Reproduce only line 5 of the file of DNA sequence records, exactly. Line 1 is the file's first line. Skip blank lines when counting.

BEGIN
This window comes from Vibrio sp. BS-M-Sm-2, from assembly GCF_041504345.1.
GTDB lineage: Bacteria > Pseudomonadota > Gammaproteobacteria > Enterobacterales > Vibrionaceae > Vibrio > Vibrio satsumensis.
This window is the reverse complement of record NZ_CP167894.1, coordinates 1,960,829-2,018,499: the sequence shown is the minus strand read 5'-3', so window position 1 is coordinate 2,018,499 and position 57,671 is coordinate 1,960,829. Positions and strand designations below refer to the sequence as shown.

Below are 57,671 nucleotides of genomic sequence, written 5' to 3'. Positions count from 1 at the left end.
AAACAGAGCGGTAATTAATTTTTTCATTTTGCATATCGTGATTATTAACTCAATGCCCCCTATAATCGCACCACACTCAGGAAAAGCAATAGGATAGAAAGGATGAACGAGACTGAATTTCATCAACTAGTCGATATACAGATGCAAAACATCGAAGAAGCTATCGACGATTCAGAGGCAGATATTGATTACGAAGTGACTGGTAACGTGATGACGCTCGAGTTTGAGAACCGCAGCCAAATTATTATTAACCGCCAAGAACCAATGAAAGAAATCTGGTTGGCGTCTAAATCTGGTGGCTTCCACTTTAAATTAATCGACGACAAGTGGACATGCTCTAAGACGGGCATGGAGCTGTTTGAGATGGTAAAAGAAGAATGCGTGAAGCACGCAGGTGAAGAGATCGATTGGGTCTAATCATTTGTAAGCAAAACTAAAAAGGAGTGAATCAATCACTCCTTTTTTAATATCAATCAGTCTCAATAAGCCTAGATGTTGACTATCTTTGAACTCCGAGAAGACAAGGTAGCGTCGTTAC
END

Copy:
AAACAGAGCGGTAATTAATTTTTTCATTTTGCATATCGTGATTATTAACTCAATGCCCCCTATAATCGCACCACACTCAGGAAAAGCAATAGGATAGAAAGGATGAACGAGACTGAATTTCATCAACTAGTCGATATACAGATGCAAAACATCGAAGAAGCTATCGACGATTCAGAGGCAGATATTGATTACGAAGTGACTGGTAACGTGATGACGCTCGAGTTTGAGAACCGCAGCCAAATTATTATTAACCGCCAAGAACCAATGAAAGAAATCTGGTTGGCGTCTAAATCTGGTGGCTTCCACTTTAAATTAATCGACGACAAGTGGACATGCTCTAAGACGGGCATGGAGCTGTTTGAGATGGTAAAAGAAGAATGCGTGAAGCACGCAGGTGAAGAGATCGATTGGGTCTAATCATTTGTAAGCAAAACTAAAAAGGAGTGAATCAATCACTCCTTTTTTAATATCAATCAGTCTCAATAAGCCTAGATGTTGACTATCTTTGAACTCCGAGAAGACAAGGTAGCGTCGTTAC